One Female Executive Is Not Enough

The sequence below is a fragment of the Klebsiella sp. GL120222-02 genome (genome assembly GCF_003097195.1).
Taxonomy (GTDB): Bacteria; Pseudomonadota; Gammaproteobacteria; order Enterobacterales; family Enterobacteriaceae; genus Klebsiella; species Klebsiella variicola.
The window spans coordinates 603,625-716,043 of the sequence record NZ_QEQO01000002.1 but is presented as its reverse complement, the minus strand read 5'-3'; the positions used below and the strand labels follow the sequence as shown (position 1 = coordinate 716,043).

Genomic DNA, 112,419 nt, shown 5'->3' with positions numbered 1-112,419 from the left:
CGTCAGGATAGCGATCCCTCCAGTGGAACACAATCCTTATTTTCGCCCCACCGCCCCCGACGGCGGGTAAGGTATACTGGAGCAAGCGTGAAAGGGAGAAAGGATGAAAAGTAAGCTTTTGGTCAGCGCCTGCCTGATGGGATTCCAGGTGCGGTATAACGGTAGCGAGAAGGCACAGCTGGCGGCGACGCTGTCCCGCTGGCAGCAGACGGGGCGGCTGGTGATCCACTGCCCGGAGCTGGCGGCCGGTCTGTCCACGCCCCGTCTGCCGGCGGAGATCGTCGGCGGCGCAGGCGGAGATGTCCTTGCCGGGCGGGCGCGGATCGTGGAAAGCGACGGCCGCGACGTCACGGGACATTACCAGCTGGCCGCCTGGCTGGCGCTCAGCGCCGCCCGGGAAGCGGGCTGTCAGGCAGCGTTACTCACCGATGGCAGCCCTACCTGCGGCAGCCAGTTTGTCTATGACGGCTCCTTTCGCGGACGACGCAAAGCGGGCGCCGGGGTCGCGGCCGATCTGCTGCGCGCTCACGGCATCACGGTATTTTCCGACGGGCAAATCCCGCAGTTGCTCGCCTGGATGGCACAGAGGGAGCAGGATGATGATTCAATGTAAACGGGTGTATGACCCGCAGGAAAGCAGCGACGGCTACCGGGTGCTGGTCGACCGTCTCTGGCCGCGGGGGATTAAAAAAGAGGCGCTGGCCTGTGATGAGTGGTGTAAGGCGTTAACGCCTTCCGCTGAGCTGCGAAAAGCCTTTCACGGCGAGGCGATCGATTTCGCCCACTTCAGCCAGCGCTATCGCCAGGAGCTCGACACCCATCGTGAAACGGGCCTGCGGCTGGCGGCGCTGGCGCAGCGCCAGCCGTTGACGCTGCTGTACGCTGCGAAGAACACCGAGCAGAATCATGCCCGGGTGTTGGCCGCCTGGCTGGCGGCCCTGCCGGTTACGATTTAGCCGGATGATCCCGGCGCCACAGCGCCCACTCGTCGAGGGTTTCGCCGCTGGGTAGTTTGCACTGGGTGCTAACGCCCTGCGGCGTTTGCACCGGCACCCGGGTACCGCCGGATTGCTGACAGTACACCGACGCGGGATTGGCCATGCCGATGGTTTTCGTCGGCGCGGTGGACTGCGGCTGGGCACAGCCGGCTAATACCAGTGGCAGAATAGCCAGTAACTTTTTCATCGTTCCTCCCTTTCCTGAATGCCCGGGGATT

But some companies may think it is, according to a new study from the Robert H. Smith School of Business and Columbia Business School. The researchers studied 1,500 companies from 1991 to 2011 and found a “quota effect”: after hiring the first woman to fill one of a company’s top five positions, the chances of that company hiring a second woman executive dropped by 51%.The study didn’t clarify what causes the quota effect, but there may be implicit biases at play: “Once they had appointed one woman, the men seem to have said, ‘We have done our job,’” said Cristian Dezso, one of the study’s authors. It could be that hiring one woman makes other executives feel as though they’ve checked off a diversity box, and placates those who had been pushing for more female representation. It may also be that the first woman executive is viewed by her male colleagues as exceptional, and future female executive candidates are held to impossibly high standards as a result.Whatever the reason for the effect, Dezso thinks the study’s implications for those who want more women in leadership roles is clear: don’t let companies stop at one. “[Activists] need to keep up the pressure or even apply more pressure” once the first woman is hired, he says.